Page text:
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Funded Research

System for Mapping And Predicting Species Of Concern (SMAP-SOC)

Olson, John: Desert Research Institute (Project Lead)

Project Funding: 2013 - 2018

NRA: 2012 NASA: Ecological Forecasting   

Funded by NASA

The goal of the System for Mapping and Predicting Species of Concern (SMAP-SOC) project is to provide natural resource managers with a tool to both map current locations of freshwater species of concern (SOCs) and predict future changes in their distributions. Freshwater SOCs include both invasive species (e.g., zebra mussels) and threatened and endangered (T&E) species (e.g., cutthroat trout). SMAP-SOC will provide managers with the current locations of SOCs from a combination of crowd-sourced point observations based on molecularly identified samples of biota and environmental DNA that is released from an organism into the environment. Predictions of current and future distributions will be made using species distribution models (SDMs) developed from these observational data. SDMs predict the likelihood of species occurring at un-sampled locations based on climate and Earth observation data (e.g., land use, vegetation, topography). SDM results will be portrayed as heat maps that describe how predicted occurrence probabilities vary across the potential range of each species. The SDMs can also be used by managers to forecast how species distributions will likely shift in response to future climate and land use changes by coupling the SDMs to land use, climate, water chemistry, and water temperature models. During the feasibility stage we will develop a prototype tool to map the distribution of an invasive species, Didymosphenia geminata, and determine whether these maps have the requisite precision, interpretability, and ease of use to effectively be used by Bureau of Land Management managers to decide on appropriate management actions. Knowing current locations, likely distributions of species of concern, and how these distributions are likely to change will help natural resource managers anticipate management issues and design more effective protection (T&E species) and control (invasive species) strategies.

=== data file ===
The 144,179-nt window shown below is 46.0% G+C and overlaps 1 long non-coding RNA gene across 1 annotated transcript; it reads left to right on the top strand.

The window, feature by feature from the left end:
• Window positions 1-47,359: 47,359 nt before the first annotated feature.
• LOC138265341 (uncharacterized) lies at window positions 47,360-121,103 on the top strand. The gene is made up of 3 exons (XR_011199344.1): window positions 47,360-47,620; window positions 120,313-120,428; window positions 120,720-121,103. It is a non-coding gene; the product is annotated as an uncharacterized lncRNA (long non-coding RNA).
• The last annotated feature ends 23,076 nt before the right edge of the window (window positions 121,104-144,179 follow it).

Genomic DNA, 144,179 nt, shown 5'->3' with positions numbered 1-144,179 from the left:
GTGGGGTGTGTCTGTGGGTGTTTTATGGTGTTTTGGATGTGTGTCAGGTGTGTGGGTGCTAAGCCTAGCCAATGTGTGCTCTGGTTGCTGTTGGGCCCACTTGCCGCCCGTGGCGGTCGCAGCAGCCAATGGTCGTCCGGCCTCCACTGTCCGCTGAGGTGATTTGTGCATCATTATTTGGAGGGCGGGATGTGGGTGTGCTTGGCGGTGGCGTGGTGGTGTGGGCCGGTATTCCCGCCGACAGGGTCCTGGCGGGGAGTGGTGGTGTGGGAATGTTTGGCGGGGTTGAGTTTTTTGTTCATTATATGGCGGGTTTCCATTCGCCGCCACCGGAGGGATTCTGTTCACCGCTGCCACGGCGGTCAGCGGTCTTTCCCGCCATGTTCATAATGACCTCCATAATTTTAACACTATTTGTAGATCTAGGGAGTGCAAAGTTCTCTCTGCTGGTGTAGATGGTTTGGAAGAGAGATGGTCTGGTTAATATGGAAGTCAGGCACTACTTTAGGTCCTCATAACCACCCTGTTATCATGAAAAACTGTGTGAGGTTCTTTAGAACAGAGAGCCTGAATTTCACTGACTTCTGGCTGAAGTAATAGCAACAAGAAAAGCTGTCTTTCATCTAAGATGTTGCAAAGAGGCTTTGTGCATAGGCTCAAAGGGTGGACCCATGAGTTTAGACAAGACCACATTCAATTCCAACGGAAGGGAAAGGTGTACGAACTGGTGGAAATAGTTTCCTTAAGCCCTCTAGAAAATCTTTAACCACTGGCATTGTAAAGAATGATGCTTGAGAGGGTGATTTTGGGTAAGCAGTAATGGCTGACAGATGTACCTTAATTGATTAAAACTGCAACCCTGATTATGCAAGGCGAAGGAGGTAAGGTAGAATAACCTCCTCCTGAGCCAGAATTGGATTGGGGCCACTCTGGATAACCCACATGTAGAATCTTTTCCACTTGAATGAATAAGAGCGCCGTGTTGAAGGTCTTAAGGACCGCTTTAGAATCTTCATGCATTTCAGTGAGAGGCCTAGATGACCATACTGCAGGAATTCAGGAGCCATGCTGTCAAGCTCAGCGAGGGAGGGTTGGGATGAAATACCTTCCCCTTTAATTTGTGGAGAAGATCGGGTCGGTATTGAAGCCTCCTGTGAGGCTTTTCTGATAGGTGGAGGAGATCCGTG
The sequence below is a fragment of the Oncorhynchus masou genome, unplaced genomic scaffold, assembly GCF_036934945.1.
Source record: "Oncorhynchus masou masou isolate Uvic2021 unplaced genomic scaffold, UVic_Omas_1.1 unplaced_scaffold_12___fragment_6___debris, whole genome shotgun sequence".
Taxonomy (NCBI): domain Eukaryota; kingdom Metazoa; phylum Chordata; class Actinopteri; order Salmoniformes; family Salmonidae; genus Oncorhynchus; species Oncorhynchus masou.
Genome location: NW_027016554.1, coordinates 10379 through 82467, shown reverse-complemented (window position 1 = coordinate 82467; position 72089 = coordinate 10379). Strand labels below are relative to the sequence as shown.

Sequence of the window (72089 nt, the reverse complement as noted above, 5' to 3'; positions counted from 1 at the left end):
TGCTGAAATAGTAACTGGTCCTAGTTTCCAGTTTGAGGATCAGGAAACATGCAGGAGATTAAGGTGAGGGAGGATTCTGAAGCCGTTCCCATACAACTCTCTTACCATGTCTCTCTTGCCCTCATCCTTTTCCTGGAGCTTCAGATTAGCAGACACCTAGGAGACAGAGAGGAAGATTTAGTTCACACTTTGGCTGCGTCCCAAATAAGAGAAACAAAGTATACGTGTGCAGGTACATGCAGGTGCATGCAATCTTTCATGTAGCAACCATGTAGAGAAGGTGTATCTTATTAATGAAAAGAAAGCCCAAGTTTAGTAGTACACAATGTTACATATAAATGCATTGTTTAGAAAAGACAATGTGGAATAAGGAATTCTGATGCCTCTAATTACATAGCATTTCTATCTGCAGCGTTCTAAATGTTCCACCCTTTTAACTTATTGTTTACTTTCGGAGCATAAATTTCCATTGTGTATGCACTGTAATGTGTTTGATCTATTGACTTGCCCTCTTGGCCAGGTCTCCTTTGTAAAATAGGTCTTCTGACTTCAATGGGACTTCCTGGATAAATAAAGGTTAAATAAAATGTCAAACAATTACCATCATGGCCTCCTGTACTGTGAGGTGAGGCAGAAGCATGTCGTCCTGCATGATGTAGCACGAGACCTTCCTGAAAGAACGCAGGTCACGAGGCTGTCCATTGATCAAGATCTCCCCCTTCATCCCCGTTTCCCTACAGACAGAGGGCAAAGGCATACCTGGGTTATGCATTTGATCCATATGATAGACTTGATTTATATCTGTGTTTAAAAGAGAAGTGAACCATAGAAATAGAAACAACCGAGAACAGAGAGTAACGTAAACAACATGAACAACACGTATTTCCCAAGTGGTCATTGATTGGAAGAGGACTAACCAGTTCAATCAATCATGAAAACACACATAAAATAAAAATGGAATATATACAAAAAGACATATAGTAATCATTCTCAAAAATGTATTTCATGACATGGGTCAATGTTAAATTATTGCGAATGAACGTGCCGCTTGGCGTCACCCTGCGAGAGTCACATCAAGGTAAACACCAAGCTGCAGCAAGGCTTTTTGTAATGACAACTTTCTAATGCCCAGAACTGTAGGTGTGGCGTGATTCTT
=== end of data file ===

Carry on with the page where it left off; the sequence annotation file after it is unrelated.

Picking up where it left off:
Bush, A., Sollmann, R., Wilting, A., Bohmann, K., Cole, B., Balzter, H., Martius, C., Zlinszky, A., Calvignac-Spencer, S., Cobbold, C. A., Dawson, T. P., Emerson, B. C., Ferrier, S., Gilbert, M. T. P., Herold, M., Jones, L., Leendertz, F. H., Matthews, L., Millington, J. D. A., Olson, J. R., Ovaskainen, O., Raffaelli, D., Reeve, R., Rodel, M., Rodgers, T. W., Snape, S., Visseren-Hamakers, I., Vogler, A. P., White, P. C. L., Wooster, M. J., Yu, D. W. 2017. Connecting Earth observation to high-throughput biodiversity data. Nature Ecology & Evolution. 1(7). DOI: 10.1038/s41559-017-0176

Rodgers, T. W., Mock, K. E. 2015. Drinking water as a source of environmental DNA for the detection of terrestrial wildlife species. Conservation Genetics Resources. 7(3), 693-696. DOI: 10.1007/s12686-015-0478-7

Rodgers, T. W., Olson, J. R., Mock, K. E. 2019. Use of RN ase H-dependent PCR for discrimination and detection of closely related species from environmental DNA. Methods in Ecology and Evolution. 10(7), 1091-1096. DOI: 10.1111/2041-210X.13187

More details may be found in the following project profile(s):